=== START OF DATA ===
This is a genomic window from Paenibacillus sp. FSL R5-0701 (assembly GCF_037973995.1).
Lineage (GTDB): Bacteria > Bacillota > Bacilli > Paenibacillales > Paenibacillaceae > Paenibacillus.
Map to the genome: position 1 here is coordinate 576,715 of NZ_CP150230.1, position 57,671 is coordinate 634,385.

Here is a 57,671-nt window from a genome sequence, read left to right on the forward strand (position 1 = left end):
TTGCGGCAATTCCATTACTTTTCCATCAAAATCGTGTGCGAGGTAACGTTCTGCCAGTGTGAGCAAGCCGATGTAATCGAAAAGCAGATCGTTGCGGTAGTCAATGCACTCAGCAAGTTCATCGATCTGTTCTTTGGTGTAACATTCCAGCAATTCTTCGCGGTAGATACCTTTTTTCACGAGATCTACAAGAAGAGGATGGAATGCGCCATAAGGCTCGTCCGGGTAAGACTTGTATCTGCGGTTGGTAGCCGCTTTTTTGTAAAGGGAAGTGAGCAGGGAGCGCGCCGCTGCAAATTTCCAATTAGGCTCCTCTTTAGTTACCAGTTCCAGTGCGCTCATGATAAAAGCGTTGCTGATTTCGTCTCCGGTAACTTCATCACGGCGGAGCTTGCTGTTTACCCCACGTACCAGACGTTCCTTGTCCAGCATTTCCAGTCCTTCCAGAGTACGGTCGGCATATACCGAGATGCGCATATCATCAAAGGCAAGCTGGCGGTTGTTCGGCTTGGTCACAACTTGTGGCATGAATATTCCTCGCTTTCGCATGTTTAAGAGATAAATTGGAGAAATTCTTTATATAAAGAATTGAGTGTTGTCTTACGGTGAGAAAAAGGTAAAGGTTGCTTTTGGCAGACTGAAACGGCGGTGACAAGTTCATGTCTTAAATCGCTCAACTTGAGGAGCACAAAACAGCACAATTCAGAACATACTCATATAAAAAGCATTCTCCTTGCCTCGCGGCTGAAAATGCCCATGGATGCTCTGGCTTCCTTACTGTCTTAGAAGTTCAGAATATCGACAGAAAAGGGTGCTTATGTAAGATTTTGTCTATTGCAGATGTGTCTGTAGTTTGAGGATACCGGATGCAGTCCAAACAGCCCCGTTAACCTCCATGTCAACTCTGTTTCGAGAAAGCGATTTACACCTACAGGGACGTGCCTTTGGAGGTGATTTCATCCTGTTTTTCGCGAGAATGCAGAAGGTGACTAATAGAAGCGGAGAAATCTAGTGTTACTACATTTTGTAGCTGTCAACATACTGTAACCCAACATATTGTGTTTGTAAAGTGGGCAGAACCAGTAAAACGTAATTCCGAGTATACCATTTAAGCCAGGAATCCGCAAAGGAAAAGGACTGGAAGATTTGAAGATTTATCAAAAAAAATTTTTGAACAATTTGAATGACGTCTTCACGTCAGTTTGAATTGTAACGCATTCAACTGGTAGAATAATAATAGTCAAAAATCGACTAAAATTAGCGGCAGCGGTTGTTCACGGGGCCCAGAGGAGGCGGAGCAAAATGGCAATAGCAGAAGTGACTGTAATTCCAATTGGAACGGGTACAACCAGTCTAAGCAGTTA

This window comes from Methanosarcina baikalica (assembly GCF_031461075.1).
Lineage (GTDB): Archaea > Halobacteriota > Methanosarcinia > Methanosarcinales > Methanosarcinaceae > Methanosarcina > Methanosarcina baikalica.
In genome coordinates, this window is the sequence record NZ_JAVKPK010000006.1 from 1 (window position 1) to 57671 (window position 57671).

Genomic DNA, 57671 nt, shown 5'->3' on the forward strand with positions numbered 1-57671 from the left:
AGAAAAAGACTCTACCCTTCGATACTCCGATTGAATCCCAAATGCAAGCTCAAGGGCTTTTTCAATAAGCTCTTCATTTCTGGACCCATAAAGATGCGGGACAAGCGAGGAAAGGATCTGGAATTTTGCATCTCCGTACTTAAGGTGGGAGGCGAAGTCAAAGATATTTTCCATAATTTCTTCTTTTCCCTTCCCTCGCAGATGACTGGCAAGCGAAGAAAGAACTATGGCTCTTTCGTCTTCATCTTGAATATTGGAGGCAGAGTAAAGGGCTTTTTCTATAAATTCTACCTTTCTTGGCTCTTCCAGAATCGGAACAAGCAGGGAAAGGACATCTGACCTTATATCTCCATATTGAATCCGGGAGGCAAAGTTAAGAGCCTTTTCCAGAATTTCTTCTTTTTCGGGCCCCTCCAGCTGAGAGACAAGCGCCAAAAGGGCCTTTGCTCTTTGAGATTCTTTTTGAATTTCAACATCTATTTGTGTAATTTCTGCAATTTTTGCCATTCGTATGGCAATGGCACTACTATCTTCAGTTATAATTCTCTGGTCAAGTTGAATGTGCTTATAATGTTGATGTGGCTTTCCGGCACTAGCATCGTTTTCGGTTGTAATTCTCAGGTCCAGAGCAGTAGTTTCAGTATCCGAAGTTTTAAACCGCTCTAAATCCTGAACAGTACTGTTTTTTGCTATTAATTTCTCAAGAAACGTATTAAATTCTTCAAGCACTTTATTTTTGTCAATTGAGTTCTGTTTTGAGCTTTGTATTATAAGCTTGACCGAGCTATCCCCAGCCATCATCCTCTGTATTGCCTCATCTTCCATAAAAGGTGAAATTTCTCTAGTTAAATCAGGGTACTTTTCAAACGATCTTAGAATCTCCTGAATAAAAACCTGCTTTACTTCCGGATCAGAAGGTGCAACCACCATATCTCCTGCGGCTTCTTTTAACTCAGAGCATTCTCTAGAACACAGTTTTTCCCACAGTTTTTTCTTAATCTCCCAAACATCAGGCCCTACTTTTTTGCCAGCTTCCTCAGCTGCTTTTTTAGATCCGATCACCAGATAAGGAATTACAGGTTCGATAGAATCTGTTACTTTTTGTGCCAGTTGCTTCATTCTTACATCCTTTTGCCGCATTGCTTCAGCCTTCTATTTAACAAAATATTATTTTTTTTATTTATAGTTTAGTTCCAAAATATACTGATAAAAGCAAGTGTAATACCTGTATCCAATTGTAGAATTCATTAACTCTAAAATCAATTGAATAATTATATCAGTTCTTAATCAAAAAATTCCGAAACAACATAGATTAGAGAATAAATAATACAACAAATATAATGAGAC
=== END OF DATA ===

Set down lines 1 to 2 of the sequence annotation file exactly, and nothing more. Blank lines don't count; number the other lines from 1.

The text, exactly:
This is a genomic window from Paenibacillus sp. FSL R5-0701 (assembly GCF_037973995.1).
Lineage (GTDB): Bacteria > Bacillota > Bacilli > Paenibacillales > Paenibacillaceae > Paenibacillus.